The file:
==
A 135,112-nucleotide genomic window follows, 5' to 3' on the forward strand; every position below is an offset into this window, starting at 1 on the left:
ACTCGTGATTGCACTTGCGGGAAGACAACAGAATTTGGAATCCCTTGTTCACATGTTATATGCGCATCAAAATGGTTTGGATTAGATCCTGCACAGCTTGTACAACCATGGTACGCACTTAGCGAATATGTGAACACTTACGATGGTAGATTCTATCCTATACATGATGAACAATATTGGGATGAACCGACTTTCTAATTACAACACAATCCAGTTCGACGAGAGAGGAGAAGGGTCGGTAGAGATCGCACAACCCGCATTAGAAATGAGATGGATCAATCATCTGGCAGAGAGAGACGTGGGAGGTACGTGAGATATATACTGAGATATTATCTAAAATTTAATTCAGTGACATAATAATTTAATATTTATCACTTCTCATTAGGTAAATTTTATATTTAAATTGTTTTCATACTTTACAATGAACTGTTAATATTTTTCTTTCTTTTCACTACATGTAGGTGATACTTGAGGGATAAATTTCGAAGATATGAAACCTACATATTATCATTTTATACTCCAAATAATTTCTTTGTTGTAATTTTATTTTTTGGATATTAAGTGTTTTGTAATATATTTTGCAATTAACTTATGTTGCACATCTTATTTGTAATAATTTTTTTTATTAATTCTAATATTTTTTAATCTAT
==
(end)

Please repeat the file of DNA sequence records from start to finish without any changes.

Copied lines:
A 135,112-nucleotide genomic window follows, 5' to 3' on the forward strand; every position below is an offset into this window, starting at 1 on the left:
ACTCGTGATTGCACTTGCGGGAAGACAACAGAATTTGGAATCCCTTGTTCACATGTTATATGCGCATCAAAATGGTTTGGATTAGATCCTGCACAGCTTGTACAACCATGGTACGCACTTAGCGAATATGTGAACACTTACGATGGTAGATTCTATCCTATACATGATGAACAATATTGGGATGAACCGACTTTCTAATTACAACACAATCCAGTTCGACGAGAGAGGAGAAGGGTCGGTAGAGATCGCACAACCCGCATTAGAAATGAGATGGATCAATCATCTGGCAGAGAGAGACGTGGGAGGTACGTGAGATATATACTGAGATATTATCTAAAATTTAATTCAGTGACATAATAATTTAATATTTATCACTTCTCATTAGGTAAATTTTATATTTAAATTGTTTTCATACTTTACAATGAACTGTTAATATTTTTCTTTCTTTTCACTACATGTAGGTGATACTTGAGGGATAAATTTCGAAGATATGAAACCTACATATTATCATTTTATACTCCAAATAATTTCTTTGTTGTAATTTTATTTTTTGGATATTAAGTGTTTTGTAATATATTTTGCAATTAACTTATGTTGCACATCTTATTTGTAATAATTTTTTTTATTAATTCTAATATTTTTTAATCTAT